Wednesday, 28 May 2014

Teen girls more at risk than boys in smoking effects

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“We found that adolescent girls are vulnerable to the harmful effects of active and smoking exposure with regard to future cardiovascular disease risk” —Dr Le-Ha. “We found that adolescent girls are vulnerable to the harmful effects of active and smoking exposure with regard to future cardiovascular disease risk” —Dr Le-Ha. Image: Laura Smith

A UNIVERSITY of WA study has found the risk of heart disease is greater among teen girls who smoke or take the oral contraceptive pill (OC), compared to teen boys who smoke.

Published in the Journal of Lipid Research, researchers surveyed 1050 teenagers from the Western Australian Pregnancy Cohort (Raine) Study featuring children born between 1989 and 1992. They analysed the data of adolescents who attended a 17-year review.

It follows on from their previous work, published in The Journal of Clinical Endocrinology and Metabolism last year, which found teen girls had a greater heart disease risk than teen boys when exposed to passive smoking.

Lead author Dr Chi Le-Ha, from UWA's School Medicine and Pharmacology and based at Royal Perth Hospital, says girls who smoked and didn’t use OCs had significantly higher high-sensitivity levels of C-reactive protein (CRP), which has been linked to cardiovascular disease.

“On the other hand, the group that used OCs but did not smoke also had higher high-sensitivity CRP levels,” he says.

“Studies in adults previously have shown that smoking or OC use is independently associated with higher CRP.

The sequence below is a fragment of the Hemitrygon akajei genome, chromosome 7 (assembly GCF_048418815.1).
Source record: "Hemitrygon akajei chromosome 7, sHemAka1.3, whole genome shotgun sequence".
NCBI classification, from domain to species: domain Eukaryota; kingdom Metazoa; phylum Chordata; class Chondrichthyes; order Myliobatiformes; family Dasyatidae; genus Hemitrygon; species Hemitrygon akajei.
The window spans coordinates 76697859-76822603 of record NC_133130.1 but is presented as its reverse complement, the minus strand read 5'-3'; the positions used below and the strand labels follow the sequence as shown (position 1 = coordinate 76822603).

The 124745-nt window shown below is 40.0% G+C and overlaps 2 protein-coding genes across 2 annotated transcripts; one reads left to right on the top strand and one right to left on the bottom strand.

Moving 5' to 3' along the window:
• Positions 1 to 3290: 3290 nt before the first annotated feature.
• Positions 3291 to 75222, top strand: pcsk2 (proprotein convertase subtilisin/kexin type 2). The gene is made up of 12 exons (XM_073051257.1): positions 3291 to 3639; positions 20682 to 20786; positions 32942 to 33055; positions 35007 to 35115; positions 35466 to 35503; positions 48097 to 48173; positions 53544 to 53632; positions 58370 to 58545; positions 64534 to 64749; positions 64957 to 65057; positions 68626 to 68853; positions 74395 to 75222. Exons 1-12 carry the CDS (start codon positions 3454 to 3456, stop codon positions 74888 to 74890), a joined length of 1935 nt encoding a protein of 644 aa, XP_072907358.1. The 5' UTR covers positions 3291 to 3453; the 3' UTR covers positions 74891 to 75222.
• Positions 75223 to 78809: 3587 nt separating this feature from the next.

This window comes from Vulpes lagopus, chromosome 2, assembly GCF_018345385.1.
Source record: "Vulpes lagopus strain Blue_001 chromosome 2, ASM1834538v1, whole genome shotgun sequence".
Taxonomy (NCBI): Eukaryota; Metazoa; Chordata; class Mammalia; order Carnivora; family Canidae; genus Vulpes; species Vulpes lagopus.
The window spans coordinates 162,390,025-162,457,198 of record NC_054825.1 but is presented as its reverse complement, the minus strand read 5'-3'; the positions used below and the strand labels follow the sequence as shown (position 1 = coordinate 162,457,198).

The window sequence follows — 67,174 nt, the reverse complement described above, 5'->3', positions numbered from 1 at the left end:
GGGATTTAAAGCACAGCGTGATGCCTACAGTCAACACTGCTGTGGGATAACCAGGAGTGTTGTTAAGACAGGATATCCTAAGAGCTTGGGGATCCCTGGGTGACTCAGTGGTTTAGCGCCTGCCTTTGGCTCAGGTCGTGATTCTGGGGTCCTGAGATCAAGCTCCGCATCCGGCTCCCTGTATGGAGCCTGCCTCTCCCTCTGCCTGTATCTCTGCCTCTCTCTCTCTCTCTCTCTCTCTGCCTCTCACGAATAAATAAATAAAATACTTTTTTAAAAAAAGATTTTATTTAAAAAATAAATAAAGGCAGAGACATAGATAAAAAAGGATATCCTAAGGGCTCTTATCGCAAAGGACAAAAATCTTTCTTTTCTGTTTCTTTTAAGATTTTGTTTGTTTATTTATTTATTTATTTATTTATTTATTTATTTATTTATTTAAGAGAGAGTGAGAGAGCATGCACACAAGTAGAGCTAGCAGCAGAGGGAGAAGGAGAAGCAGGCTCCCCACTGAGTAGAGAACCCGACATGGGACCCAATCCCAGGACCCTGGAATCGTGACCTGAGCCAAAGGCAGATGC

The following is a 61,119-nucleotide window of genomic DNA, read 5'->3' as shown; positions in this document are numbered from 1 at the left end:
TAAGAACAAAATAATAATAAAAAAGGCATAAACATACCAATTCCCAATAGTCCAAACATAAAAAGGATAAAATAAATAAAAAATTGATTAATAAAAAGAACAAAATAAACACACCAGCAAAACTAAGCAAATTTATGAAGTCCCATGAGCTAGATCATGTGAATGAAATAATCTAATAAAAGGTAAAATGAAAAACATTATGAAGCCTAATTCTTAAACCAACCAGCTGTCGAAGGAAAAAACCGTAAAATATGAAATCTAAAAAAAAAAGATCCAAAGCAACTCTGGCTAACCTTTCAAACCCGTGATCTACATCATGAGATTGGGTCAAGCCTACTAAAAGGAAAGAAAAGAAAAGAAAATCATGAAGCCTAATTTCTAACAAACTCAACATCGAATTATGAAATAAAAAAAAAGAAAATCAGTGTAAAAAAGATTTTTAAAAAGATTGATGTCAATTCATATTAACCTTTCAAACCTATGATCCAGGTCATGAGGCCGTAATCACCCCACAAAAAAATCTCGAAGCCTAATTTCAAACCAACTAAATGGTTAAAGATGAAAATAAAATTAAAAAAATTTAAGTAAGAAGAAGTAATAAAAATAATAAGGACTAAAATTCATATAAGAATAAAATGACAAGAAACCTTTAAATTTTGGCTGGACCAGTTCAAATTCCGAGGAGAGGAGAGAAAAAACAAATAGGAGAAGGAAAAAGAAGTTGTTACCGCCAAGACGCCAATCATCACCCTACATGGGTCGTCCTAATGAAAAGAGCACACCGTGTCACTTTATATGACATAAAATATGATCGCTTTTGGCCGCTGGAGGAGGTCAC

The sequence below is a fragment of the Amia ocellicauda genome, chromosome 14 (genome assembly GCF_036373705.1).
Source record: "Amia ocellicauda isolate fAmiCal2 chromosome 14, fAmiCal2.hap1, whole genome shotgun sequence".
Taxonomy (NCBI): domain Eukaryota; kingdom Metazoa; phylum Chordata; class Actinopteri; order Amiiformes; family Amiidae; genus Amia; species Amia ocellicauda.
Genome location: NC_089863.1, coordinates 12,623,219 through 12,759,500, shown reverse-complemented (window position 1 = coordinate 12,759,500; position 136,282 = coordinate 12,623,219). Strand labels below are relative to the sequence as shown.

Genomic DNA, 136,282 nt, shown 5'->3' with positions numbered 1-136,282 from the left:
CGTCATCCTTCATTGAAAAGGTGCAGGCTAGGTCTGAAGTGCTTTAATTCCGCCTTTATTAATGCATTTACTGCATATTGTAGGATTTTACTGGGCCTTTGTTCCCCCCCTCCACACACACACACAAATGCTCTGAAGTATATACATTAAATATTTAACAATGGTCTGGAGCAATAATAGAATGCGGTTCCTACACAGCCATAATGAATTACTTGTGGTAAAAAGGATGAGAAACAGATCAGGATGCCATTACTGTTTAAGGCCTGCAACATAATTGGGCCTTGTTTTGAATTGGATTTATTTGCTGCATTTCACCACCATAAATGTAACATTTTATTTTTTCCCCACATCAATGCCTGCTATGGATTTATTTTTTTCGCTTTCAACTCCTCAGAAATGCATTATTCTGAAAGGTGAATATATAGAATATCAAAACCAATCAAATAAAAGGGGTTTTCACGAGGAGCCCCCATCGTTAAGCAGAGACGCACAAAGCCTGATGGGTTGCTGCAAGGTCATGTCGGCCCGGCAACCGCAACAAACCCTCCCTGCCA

“Interestingly in our study, the group of girls that both smoke and use OCs was not significantly associated with higher high-sensitivity-CRP. This may be due to the anti-oestrogenic effects of smoking.”

The group of boys who smoke also had higher CRP, although the association was not statistically significant.

As CRP is an inflammatory marker, both smoking and OC use adversely affect the body’s inflammatory profile.

“Both active and passive smoking are important modifiable cardiovascular risk factors,” Dr Le-Ha says.

“We found that adolescent girls are vulnerable to the harmful effects of active and smoking exposure with regard to future cardiovascular disease risk.”

Dr Le-Ha says the study’s findings support CRP’s important role in predicting this risk, particularly in women.

“Abandoning smoking and banning smoking in public places have been crucial points in cardiovascular health promotion programs,” he says.

“In this context, our research suggests the effects of smoking exposure on long-term cardiovascular health may be more detrimental in women, given both smoking behaviour and C-reactive protein levels track from childhood to adulthood.”

While the research again endorses a no-smoking lifestyle is better for health, there is also concern about OCs increasing blood pressure.

Dr Le-Ha and his team have previously reported on the issue highlighting the need for female teens to modify behaviours to help prevent adult hypertension.

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